The city of Burlington is in a spot of bother over “numerous errors’ in its Waterfront Tax Increment Financing (TIF) district. According to Auditor Doug Hoffer, the city owes the TIF district $1.2 million and owes the state Education Fund nearly $200,000, because it couldn’t keep proper accounts for its Waterfront TIF. He also found that the city spent $173,000 on bike path improvements that were, uhh, outside the TIF district. Since the total scope of waterfront improvements was $16 million, those mistakes add up to almost 10% of the whole ball of wax. Not inspiring, that.
But Hoffer doesn’t blame Burlington so much as the complex structure of the program itself. In a way, this shouldn’t be surprising; after all, it’s comically difficult to even explain the TIF concept in lay terms, let alone successfully manage one of the damn things.
But heck, let’s give it a shot. A tax increment financing district allows a municipality to incur debt for infrastructure improvements needed for development in the district and pay the debt out of future higher tax revenue. If it works, everybody wins. But the devil’s in the details, and there are hordes of pesky details in Vermont’s TIF program.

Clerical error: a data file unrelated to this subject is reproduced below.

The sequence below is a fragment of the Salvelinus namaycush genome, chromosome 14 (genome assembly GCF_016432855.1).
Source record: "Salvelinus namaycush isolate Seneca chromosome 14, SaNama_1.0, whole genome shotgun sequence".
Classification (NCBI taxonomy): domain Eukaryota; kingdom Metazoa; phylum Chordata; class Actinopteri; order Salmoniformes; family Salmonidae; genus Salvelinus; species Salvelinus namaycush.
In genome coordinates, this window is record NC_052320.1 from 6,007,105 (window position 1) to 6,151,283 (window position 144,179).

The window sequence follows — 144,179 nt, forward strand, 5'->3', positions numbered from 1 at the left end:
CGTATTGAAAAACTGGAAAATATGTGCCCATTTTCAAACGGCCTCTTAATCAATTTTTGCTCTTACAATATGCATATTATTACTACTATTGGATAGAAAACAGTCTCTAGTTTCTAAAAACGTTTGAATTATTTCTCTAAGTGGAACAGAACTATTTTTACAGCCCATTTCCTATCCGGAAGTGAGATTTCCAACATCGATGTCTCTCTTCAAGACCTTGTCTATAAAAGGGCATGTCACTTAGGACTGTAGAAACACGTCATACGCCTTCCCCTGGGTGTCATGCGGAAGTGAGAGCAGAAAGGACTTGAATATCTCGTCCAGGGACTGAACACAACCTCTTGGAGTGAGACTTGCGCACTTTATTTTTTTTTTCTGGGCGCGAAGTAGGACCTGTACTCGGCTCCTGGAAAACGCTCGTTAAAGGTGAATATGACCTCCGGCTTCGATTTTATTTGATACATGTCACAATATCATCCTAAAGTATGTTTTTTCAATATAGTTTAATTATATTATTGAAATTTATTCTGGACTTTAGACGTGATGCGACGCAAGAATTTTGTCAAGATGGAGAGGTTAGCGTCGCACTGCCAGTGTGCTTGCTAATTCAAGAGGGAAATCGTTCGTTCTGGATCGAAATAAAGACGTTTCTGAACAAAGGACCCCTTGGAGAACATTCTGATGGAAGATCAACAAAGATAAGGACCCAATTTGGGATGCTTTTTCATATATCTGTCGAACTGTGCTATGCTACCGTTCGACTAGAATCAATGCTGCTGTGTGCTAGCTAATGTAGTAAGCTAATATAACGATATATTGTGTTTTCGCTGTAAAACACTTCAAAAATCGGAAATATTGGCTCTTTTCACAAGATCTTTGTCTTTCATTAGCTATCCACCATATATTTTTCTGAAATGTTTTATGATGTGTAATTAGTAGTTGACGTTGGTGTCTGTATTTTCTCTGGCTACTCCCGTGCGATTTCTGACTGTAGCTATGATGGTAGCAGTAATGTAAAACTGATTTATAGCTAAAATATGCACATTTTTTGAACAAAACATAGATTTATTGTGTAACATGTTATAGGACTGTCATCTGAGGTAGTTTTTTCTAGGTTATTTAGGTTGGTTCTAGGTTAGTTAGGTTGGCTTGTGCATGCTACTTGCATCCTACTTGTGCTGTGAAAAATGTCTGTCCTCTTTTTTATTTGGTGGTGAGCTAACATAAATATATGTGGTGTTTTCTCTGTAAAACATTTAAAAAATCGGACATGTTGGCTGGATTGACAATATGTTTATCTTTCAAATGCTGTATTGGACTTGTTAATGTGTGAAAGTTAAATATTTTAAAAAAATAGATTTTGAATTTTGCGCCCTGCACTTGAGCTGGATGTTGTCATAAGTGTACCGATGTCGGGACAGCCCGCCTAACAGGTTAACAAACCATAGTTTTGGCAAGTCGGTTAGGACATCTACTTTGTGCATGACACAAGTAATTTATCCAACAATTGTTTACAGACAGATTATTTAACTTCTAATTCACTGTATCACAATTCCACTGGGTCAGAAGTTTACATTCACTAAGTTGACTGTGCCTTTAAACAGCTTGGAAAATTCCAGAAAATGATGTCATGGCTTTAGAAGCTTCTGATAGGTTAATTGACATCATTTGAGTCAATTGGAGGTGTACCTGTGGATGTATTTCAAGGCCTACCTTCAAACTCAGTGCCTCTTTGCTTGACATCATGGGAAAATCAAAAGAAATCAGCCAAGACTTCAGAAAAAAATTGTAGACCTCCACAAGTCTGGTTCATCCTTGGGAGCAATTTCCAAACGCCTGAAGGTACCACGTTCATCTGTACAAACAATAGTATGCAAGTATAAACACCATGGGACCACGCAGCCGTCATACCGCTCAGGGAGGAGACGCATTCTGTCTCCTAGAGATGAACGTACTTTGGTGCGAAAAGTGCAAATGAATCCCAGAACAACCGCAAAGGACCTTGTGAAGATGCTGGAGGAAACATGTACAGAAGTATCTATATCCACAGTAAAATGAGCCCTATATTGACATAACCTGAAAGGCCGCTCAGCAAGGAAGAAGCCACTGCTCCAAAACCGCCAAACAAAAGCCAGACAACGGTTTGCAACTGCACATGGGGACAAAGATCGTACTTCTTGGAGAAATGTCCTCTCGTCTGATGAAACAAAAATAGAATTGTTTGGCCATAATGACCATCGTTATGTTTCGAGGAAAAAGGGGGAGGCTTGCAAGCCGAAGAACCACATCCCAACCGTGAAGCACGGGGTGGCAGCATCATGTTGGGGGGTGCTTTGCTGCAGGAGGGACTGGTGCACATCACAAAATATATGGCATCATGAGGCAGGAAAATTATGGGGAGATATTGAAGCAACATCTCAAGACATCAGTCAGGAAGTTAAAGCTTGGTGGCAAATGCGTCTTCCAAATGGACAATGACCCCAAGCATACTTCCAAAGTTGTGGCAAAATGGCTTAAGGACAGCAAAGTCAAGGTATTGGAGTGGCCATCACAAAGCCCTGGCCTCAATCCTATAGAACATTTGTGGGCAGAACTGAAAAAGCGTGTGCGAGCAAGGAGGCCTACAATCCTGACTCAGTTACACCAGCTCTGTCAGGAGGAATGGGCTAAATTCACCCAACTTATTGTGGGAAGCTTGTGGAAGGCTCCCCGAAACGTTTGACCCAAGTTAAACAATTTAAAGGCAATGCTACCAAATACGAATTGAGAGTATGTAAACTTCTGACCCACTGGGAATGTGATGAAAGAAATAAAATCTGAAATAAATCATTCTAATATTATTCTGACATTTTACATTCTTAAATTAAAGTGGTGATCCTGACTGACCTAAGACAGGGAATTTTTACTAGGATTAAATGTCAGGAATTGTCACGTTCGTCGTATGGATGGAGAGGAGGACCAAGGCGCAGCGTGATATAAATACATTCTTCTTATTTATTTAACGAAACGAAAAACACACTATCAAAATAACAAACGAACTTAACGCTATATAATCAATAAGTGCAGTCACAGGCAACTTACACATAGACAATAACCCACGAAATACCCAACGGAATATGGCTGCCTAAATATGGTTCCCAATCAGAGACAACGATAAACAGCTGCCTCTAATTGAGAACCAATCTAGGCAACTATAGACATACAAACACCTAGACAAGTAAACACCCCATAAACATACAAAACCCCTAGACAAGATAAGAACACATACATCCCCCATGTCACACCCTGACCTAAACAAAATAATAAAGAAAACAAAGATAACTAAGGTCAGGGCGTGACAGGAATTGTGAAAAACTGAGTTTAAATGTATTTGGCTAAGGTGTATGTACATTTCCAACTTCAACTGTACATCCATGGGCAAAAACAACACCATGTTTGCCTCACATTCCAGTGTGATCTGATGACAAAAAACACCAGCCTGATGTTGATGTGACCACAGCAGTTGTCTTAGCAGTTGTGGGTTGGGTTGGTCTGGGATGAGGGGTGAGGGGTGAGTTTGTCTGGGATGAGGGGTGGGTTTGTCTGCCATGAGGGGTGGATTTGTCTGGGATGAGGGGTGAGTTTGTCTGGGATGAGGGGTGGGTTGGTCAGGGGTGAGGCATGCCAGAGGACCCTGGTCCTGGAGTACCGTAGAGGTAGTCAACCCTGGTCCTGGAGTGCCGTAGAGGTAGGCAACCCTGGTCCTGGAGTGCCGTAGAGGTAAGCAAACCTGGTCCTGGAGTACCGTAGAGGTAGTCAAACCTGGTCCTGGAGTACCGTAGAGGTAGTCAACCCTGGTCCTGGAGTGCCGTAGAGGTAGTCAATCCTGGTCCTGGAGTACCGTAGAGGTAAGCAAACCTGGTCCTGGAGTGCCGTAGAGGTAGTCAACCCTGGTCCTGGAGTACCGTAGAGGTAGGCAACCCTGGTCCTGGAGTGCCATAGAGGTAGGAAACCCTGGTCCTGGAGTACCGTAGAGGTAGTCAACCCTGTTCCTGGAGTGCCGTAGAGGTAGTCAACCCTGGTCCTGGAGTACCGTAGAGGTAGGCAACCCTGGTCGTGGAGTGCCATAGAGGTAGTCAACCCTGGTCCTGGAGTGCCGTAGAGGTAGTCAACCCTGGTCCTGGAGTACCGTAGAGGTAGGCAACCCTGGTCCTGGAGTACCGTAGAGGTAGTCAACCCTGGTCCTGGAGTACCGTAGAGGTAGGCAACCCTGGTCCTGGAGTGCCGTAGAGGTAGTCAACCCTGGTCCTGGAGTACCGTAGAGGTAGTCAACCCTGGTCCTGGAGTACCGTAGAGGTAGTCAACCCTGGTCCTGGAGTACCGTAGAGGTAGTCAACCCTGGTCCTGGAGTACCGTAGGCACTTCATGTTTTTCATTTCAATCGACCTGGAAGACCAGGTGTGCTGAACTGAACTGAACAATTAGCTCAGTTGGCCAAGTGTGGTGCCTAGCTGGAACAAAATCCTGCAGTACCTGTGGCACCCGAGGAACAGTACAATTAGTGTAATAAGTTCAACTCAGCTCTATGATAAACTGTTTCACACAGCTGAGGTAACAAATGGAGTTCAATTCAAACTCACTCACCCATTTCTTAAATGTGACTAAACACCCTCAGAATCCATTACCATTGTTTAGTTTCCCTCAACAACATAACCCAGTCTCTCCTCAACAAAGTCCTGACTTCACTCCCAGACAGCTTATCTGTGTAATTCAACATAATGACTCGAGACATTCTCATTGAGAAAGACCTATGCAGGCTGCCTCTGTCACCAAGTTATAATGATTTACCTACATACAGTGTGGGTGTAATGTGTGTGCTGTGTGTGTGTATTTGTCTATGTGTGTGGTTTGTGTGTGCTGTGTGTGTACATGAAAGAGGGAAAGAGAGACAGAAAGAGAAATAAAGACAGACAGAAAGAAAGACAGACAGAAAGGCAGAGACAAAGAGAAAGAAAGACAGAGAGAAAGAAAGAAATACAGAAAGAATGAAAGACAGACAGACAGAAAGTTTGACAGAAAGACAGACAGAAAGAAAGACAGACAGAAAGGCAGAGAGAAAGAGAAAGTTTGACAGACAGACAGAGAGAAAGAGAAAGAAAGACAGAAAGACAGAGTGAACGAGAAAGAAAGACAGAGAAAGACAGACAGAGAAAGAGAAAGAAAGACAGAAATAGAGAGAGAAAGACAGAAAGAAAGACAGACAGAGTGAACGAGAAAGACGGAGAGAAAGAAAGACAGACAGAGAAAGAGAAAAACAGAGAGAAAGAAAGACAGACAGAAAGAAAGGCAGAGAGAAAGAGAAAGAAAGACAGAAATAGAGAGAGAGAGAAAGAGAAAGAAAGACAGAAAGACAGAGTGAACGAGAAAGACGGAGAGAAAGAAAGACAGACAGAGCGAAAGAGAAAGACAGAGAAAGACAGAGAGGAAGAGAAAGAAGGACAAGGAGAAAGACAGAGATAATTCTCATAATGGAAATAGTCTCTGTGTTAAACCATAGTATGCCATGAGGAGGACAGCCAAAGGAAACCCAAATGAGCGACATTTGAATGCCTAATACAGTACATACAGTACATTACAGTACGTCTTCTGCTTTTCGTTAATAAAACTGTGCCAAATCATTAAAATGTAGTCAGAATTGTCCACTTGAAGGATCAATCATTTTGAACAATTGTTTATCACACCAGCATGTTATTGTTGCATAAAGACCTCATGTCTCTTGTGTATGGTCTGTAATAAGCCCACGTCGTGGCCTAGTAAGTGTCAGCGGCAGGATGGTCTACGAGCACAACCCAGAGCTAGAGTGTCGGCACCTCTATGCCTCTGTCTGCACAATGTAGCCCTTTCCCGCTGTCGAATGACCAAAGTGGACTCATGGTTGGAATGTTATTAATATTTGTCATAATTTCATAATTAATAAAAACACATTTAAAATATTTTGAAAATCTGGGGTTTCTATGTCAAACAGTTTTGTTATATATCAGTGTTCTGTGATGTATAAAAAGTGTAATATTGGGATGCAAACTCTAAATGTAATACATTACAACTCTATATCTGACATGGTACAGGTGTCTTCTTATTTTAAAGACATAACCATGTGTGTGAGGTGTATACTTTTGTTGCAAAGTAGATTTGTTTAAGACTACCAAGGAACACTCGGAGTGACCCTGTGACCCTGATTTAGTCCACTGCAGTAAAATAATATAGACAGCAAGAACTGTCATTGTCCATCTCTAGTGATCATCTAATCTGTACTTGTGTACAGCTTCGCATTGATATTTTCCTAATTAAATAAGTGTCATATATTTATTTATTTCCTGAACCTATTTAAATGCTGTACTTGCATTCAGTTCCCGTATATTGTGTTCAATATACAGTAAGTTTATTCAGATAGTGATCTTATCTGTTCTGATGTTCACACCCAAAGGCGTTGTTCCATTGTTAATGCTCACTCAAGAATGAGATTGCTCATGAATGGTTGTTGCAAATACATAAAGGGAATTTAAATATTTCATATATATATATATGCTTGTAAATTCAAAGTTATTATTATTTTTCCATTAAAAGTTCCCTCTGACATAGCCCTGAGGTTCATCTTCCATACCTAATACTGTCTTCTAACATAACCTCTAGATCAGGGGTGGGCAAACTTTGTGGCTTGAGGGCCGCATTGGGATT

Whew. I think that’s in the ballpark at least, but don’t cite me as gospel. The point is, TIFs are complicated as all getout, and Hoffer’s audit indicates that it’s too much for our cities and towns to handle. In his words, ““Managing the complexities of this TIF district proved challenging for even the largest municipality in Vermont.” Says here if we can’t build a program amenable to proper management, maybe we should ashcan the whole thing.Continue reading